It is demonstrated herein that depletion of high-abundance plasma proteins enhanced the protein discovery of low-abundance proteins by 2D-GE. Pathological events, i.e., persistent inflammation and oxidative stress, associated with Chagas heart disease, and the beneficial effects of antioxidant and anti-parasite therapies in preserving the cardiac function, were reflected in the plasma protein profile of experimentally infected rodents. These proteomic studies provide the first indication that lipid/fatty acid metabolism is dysregulated and of pathologic significance in Chagas disease. Importantly, protein biomarkers (GSN, MYL2, VIM, MYH11, VCL, and PLG) were identified that have utility in diagnosing the presence or severity of Chagas disease, and/or identifying the patients at risk of developing clinical symptoms of Chagas disease.
 Certain embodiments are directed to methods of detecting Chagas disease in a biological sample, comprising the step of measuring the presence of at least one protein selected from the group consisting of GSN, MYL2, VIM, MYH11, VCL, and PLG in said sample, wherein elevated levels of GSN, MYL2, VIM, MYH11, VCL, and PLG is indicative of Chagas disease in the subject from which the sample was obtained. Generally, the biological sample is a diagnostic sample from a human or non-human animal. Representative samples include but are not limited to a tissue sample, a plasma sample, or a blood sample. Generally, GSN, MYL2, VIM, MYH11, VCL, and PLG may be detected by any assay known to one of ordinary skill in this art. Representative assays include but are not limited to a Western blot assay, an ELISA assay, an immunofluorescence assay, an immunoprecipitation assay, and a radioimmunoassay. Preferably, the assay determines the concentration of GSN, MYL2, VIM, MYH11, VCL, or PLG in said sample to be ≧50% greater than normal controls. Normal controls are mammals not having cardiac disease or are not at risk of developing heart failure due to chagasic or other etiologies.
 In yet another embodiment of the present invention, there is provided a serodiagnostic kit for determining the presence and/or severity of Chagas disease, said kit comprising: (a) the antibody directed against GSN, MYL2, VIM, MYH11, VCL, and/or PLG, wherein the antibody is linked to a reporter molecule; (b) a buffer; and, (c) a reagent for detection of the reporter molecule. Useful antibodies directed against GSN, MYL2, VIM, MYH11, VCL, and PLG are well known to those with ordinary skill in this art. Representative reporter molecules include but are not limited to luciferase, horseradish peroxidase, P-galactosidase, and fluorescent labels.
 The following examples as well as the figures are included to demonstrate embodiments of the invention. It should be appreciated by those of skill in the art that the techniques disclosed in the examples or figures represent techniques discovered by the inventors to function well in the practice of the invention, and thus can be considered to constitute preferred modes for its practice. However, those of skill in the art should, in light of the present disclosure, appreciate that many changes can be made in the specific embodiments which are disclosed and still obtain a like or similar result without departing from the spirit and scope of the invention.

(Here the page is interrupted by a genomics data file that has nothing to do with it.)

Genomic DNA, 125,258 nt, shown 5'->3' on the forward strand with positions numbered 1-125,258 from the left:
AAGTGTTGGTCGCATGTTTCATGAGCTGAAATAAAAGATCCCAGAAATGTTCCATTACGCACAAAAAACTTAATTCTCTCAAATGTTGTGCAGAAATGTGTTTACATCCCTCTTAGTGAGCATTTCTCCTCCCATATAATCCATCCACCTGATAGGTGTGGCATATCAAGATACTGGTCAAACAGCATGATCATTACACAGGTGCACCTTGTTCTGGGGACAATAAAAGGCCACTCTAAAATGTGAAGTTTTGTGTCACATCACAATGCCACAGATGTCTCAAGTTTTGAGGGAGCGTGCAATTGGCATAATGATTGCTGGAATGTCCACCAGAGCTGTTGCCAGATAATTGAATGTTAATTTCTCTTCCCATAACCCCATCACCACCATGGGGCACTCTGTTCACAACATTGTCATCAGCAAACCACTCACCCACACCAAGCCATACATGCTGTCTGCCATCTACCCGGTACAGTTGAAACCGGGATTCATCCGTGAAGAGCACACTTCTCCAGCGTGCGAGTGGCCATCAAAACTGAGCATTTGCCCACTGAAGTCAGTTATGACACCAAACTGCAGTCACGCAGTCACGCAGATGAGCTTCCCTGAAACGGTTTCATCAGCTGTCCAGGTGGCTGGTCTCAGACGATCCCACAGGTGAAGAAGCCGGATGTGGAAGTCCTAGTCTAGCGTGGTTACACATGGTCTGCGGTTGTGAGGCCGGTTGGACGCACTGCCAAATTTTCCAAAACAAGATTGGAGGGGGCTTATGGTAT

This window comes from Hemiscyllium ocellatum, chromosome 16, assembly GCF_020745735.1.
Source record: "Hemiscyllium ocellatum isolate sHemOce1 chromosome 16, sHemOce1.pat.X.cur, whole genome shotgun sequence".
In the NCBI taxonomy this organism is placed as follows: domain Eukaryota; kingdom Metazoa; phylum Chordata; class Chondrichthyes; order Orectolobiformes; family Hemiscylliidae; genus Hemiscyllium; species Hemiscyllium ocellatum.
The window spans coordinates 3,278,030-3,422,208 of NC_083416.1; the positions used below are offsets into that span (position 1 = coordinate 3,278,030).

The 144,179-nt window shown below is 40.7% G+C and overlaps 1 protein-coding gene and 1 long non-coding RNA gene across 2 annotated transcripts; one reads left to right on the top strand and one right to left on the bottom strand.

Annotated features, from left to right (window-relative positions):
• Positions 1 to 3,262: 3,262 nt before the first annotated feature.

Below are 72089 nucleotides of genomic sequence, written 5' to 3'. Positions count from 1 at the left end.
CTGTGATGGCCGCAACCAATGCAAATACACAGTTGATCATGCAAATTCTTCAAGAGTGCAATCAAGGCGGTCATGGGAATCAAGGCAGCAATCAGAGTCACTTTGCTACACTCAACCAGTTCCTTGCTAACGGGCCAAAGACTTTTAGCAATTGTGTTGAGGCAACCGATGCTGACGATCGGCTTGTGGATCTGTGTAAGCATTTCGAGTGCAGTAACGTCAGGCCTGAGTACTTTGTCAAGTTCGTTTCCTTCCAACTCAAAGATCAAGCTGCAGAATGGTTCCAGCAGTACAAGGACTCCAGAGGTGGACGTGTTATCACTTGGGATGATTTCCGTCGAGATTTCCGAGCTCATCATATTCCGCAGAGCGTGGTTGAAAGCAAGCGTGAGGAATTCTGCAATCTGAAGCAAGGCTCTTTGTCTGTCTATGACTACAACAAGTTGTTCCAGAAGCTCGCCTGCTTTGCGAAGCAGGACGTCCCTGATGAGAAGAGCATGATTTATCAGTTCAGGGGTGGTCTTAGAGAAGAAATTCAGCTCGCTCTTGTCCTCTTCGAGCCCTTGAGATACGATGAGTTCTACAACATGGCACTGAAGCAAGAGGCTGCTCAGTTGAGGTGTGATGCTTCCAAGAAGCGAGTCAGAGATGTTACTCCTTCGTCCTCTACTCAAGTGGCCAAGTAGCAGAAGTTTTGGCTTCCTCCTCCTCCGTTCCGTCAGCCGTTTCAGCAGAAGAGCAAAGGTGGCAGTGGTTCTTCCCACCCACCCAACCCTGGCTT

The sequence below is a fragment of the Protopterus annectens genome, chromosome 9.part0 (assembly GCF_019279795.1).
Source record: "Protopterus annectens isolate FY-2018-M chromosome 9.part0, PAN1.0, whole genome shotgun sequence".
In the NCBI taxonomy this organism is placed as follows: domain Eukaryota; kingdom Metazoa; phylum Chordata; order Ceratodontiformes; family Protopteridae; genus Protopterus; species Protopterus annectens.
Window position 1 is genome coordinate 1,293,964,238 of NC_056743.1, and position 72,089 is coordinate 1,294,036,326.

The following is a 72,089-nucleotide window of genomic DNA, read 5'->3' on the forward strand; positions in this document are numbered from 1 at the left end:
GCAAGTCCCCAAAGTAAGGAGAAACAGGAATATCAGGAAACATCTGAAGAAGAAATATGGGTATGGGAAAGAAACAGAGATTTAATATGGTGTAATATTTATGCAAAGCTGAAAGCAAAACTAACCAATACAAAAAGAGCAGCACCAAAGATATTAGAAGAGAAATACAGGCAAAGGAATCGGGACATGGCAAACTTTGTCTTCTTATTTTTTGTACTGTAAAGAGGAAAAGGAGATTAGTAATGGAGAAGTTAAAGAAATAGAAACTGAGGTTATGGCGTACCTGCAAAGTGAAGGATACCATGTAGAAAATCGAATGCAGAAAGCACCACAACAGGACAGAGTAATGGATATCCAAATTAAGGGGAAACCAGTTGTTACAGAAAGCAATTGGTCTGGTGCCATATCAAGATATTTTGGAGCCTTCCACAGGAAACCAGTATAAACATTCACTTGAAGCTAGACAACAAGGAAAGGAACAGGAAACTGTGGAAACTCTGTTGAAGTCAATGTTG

Animals and parasites. Sprague Dawley rats (4-5-weeks-old, Harlan Labs) were infected with T. cruzi (SylvioX10/4, 50,000 trypomastigotes/rat, intraperitoneal). Rats were given 1.3 mM PBN (beginning day 0, throughout the course of infection) and/or 0.7 mM BZ (beginning day 40 pi, for three weeks) in drinking water. The plasma samples were obtained at acute (27-45 days post-infection (dpi)) and chronic (>150 dpi) stages of infection and disease development.
 Rat plasma collection and removal of high-abundance proteins. Whole blood was collected in K3EDTA vacutainers and kept on ice for 30 min. The samples were centrifuged for 15 min at 3,000 g, and the lipid-containing upper layer was removed. The abundant proteins (e.g., albumin, α1-acid glycoprotein, α1-antitrypsin, α2-5 macroglobulin, apolipoproteins (ApoA-I, ApoA-II), fibrinogen, haptoglobin, immunoglobulins (IgA, IgG, and IgM), and transferrin) in plasma were removed using ProteomeLab IgY-12 LC 10 affinity spin columns (Beckman Coulter). The plasma samples depleted of abundant proteins were then concentrated by using Amicon® ultra centrifugal filters (3 kDa cut-off, from Millipore) and desalted by PD-10 desalting columns (GE Healthcare). Protein content was determined by using the Bradford assay (Bio-Rad).
 Two-dimensional gel electrophoresis. The 11-cm immobilized pH gradient (IPG) strips (pH: 3-10 or 5-8, Bio-Rad) were rehydrated at 50 V for 12 h with 250-μl rehydration buffer (1 M thiourea, 8 M urea, 2% CHAPS, 1% dithiothreitol, and 0.2% ampholytes) containing 200-μg protein samples and 0.002% of bromophenol blue. Isoelectric focusing was performed at 500 V for 1 h, 1000 V for 1 h, 8000 V for 2 h, and then at 8000 V for a total of 50,000 Vh. The IPG strips were suspended in equilibration buffer (50 mM Tris-HCI, pH 6.8, 6 M urea, 20% glycerol) and sequentially incubated for 15 min each in presence of 2% DTT/2% SDS (reducing conditions) and 2.5% iodoacetamide/2% SDS (alkylating conditions). Equilibrated IPG strips were subjected to second-dimension electrophoresis by using 8-10% linear gradient precast Tris-HCI gels (BioRad) on a PROTEAN plus Dodeca Cell System at 75 V for 1 h and then at 120 V until the dye front reached the bottom of the gel. Gels were fixed in 10% methanol/7% acetic acid, stained with SYPRO Ruby (BioRad), destained in 10% ethanol/7% acetic acid, and imaged by using a high-resolution ProXPRESS Proteomic Imaging System (Perkin Elmer).